The change of interpretation can therefore be considered an alternative way of making the right of collective self-defence permissible under the Constitution. But there was another hurdle to clear: the Cabinet Legislation Bureau (CLB). This is responsible for the interpretation of laws, including the Constitution, by the executive. It advises the Cabinet on the interpretation of legislation and checks that all government bills conform to the existing legal order, the pinnacle of which is the Constitution. The CLB has a great deal of influence because there are issues of interpretation which the Supreme Court has not adjudicated. The interpretation of Article 9 is a typical example. So the conventional interpretation, originally made by the CLB, had de facto authority as the Government’s long-standing formal interpretation – and until recently it worked well as a constraint on ministers from building up and deploying the SDF.
Prime Minister Abe did two things to bring about change. First, he appointed a new Director-General of the CLB from the Foreign Office, a department which is sympathetic to the change of interpretation. This appointment broke from the convention of promoting the Director-General from within the CLB. Second, Abe set up an advisory group to discuss national security legislation. Almost all members of this meeting were supporters of the modification, so it was perhaps unsurprising that the report presented in May proposed the ‘change of interpretation’. July’s cabinet decision followed this report.
The cabinet decision has come under fire for undermining Japanese pacifism. However, even if this issue is put aside, I would argue the decision is worrying for Japanese constitutionalism. First, it is peculiar that a key constitutional principle designed to restrict government action has been so easily watered down by a cabinet decision. Certainly, the executive can interpret texts of the Constitution, and interpretation is subject to change over time. However, if the government wants to change long established interpretations such as that of Article 9, shouldn’t this trigger a formal procedure for constitutional revision? Second, there is some question over whether the reinterpretation is legal in that it seems to be based on expediency. The nature of the decision, and the fact that only one constitutional law expert was present at the advisory group, implies that the government is making light of legal principled interpretation.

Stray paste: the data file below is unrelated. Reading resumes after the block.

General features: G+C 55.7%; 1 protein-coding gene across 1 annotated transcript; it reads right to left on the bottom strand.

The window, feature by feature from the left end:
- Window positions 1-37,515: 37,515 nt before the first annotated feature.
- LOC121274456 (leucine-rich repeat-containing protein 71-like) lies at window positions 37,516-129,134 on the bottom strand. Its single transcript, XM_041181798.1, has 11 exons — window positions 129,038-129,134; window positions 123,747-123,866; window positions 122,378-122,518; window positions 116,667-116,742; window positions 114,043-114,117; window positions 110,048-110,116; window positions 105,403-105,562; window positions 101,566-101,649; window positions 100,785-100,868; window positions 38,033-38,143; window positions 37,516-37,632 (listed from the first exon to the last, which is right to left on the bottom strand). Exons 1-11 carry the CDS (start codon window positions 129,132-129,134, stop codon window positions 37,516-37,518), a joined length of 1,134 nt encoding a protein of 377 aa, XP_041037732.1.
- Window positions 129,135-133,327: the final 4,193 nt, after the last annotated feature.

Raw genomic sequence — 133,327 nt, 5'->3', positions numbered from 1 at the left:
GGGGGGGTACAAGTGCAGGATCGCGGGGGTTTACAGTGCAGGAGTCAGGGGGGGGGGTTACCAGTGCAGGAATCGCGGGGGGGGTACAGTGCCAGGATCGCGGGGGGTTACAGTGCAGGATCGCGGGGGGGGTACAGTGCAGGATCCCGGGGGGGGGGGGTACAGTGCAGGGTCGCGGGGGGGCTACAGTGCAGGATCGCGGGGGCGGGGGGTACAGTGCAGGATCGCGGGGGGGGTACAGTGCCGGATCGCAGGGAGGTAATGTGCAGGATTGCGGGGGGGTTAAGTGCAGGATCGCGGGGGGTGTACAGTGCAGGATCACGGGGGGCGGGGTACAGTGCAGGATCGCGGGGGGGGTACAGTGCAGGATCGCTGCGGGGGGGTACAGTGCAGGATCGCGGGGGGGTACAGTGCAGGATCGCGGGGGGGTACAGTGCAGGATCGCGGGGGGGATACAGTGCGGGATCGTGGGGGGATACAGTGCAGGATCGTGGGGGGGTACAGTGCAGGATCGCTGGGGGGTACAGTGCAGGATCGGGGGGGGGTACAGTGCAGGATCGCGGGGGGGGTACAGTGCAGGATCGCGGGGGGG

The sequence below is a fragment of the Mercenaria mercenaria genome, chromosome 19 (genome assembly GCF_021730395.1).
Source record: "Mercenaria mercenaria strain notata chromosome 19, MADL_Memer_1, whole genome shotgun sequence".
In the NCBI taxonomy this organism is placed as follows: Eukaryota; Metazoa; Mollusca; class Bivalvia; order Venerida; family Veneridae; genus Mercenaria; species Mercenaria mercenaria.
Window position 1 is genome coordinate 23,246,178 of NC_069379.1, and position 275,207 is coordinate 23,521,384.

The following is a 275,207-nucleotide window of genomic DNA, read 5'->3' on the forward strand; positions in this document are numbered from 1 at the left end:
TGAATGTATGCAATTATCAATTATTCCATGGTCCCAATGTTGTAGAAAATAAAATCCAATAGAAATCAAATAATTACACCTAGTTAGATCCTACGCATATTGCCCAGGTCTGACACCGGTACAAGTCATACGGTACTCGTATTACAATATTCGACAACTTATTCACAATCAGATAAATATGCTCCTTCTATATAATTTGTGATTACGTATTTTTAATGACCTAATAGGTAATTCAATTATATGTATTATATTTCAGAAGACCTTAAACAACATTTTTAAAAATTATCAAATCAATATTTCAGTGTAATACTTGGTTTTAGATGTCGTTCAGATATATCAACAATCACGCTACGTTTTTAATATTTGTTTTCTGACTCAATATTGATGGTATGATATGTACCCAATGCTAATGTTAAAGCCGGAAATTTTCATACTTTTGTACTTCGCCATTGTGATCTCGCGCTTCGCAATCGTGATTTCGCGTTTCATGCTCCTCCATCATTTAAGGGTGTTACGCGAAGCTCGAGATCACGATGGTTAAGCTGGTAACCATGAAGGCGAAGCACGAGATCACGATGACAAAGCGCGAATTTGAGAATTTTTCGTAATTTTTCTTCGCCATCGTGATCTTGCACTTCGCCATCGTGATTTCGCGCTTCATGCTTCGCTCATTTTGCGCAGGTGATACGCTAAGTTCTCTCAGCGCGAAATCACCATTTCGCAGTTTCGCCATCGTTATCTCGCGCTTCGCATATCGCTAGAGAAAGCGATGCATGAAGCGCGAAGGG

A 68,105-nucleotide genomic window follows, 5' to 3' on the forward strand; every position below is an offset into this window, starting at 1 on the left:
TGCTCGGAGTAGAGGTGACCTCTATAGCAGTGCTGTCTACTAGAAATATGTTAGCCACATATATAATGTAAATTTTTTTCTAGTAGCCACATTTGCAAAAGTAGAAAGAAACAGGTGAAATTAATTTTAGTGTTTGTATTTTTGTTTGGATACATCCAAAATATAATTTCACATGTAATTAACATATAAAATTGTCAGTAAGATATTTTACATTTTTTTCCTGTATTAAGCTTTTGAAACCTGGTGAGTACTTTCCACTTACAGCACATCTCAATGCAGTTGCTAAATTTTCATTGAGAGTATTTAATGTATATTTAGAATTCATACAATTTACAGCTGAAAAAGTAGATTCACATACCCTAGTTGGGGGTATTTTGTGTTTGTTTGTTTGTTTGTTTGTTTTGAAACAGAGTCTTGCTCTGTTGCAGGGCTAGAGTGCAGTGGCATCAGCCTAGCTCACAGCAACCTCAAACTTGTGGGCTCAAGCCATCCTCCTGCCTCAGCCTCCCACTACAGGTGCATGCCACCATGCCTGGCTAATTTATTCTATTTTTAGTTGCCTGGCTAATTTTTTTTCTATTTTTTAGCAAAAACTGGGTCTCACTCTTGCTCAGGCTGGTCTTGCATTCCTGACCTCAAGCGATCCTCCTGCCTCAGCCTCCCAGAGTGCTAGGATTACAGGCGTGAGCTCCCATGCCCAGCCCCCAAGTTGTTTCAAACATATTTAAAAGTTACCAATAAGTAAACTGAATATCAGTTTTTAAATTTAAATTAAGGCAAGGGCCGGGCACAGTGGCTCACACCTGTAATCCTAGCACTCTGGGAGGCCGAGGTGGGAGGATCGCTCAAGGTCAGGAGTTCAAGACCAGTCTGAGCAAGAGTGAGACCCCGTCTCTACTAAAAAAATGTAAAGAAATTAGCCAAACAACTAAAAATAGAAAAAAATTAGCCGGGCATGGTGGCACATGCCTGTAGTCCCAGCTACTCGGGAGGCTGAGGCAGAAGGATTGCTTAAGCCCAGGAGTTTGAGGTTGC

Finally, it is strange that there has been so little debate over this reinterpretation in the Diet. This might be related to its structure and culture. Generally, the Diet seems to be considered simply as a legislature and its scrutiny function is not well recognised. Systems like select committees which act as safeguards in the UK have not developed in Japan – a Commission on the Constitution exists in both Houses, but its action is too sluggish.
It is perhaps difficult for foreign experts to understand why the Diet or the Supreme Court have not taken a more active role in this matter. The Government claims that discussion will happen when government bills on national security are debated, which is due to happen in the next year. The Supreme Court has also avoided adjudication on this issue up until now as it deems it a ‘political question’. This reluctance is unlikely to change easily. However, there is a possibility that the Supreme Court will step into this issue if an appropriate case arose following the forthcoming national security statutes.
Kensuke Ueda is Professor of Constitutional Law at Kinki University, Osaka, Japan.